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Author Topic: [midsummer night's scheme] better dice mechanics help  (Read 2316 times)
woodelf
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Posts: 60


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« on: October 02, 2011, 10:21:15 AM »

I'm returning to my Game Chef 2011 entry, to rework and polish it and, you know, turn it into a complete game. One of the things I want to do is play with the dice mechanics, see if I can come up with something better--more flavorful, self-balancing, and/or less mathy.

To review, the current mechanics are d8 dicepool, total up the dice, and compare to 5x Titania & Oberon's stats (separately). The upside of adding the dice, rather than counting individual successes, is it makes it possible to succeed at a task when the sovereign's stat exceeds your score. The downside is math, even if it is just adding up a handful of single-digit numbers. Also, knowing how bell curves operate, the more dice, the less the odds of exceeding your average are, even if the nominal range widens. So I might just be fooling myself--and, more importantly, players--into thinking they have a chance when, realistically, they may as well not.

The other problem, which isn't specific to an additive dicepool, is that the game is too loose: it's way too easy to always use your best score. Now, some of that can be addressed narratively, but I don't want to make it a game of outsmarting between GM and players. It's meant to be more of a storytelling game, with the GM just framing the story and providing an opportunity for player cleverness (or at least entertaining one another). But I'd love to tweak the mechanics such that there are mechanically-inherent reasons to not always use your highest score. If I can build that into the raw dice mechanic, great! I suspect some sort of resource management layer may be necessary.

Now, one possibility is a d8 dice pool, with the difficulty equalling the skill. So, if you're rolling 1 die, every roll is a success. If you're rolling 5 dice, rolls of 5 or better on each die are successes. Now, my gut is that the odds of getting at least 1 success will stay roughly the same--close to 100%. But it has to go down at least a bit--it's possible to fail if the difficulty is 2 or higher. Plus, it becomes possible to get more and more successes, even if the odds aren't awesome.
Conveniently, the game already caps scores at 8, so you always have at least some chance to succeed.

However, I'd like a bit more detail on the dice behavior. Anybody able to help? Or point me at a dice odds calculating tool that handles individual-dice successes like this?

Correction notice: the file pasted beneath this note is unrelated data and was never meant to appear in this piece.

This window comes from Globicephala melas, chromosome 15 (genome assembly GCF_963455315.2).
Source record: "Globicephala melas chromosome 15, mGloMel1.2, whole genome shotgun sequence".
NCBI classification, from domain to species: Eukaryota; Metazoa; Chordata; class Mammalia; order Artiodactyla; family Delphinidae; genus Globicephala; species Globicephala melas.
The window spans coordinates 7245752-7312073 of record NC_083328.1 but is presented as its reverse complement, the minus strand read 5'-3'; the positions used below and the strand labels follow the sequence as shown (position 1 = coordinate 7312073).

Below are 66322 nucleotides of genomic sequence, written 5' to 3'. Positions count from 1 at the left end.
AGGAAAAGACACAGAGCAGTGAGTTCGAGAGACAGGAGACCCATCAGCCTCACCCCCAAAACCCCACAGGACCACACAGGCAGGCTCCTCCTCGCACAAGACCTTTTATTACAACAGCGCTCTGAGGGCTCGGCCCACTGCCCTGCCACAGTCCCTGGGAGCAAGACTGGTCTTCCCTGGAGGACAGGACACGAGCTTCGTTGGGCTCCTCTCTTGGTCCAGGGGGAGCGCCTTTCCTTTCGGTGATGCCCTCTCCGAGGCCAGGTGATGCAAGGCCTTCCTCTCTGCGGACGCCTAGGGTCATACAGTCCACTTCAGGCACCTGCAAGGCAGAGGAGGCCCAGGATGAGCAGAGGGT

Ideally, the odds of failure would climb steadily with increasing skill, but not get too high, meaning that it's a gamble to use your higher scores: more likely to fail, but a chance of getting lots of successes. I want there to be a mechanical reason to not always use your best score, because it's a very freeform game where you can probably narratively contrive an excuse to use your best score every time.

-Nat
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woodelf
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The Impossible Dream
zircher
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« Reply #1 on: October 02, 2011, 11:24:48 AM »

Pardon me a bit for rambling on sight unseen, but it does sound like you're trying to punish the players for wanting a skilled character.  If your design goal is to get them to use a lesser value, perhaps you can bribe them to do it themselves.  How about having the players burn dice from their pool in exchange for some narrative control? 

Sure, anyone can kill the guard with 5d8, but can you get him to spill the beans about the castle defenses (-1d8) and the location of Baron Von Badass (-1d8) in the middle of a sword fight (now 3d8)?
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woodelf
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« Reply #2 on: October 04, 2011, 07:55:24 PM »

Not so much punish for being skilled as reward for being diverse.

But even that's not quite on point. It's intended to be--and currently is--a pretty freeform game, where the faeries' powers are very broadly defined, and the immediate goals are very much player driven. As such, if there's no incentive to use something other than your best power, a player could probably always contrive to use their best power. Which is boring. Since the rules and situations are unlikely to ever force you into using a weaker power, I was thinking to provide a mechanical incentive to do so--some reason why, in some circumstances, it would be preferable to use your weaker powers. So I thought that having less chance of total failure might provide that incentive, provided that there are varying difficulties so sometimes you would need to take the risk of a higher chance of failure, in return for having a chance at achieving that higher success.  But if you either know or suspect that the difficulty is low, using your weaker power would be the best way to go.

Or, at least, that's my goal. I'm not sure if what I suggested does that.

-Nat
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woodelf
not necessarily speaking on behalf of
The Impossible Dream
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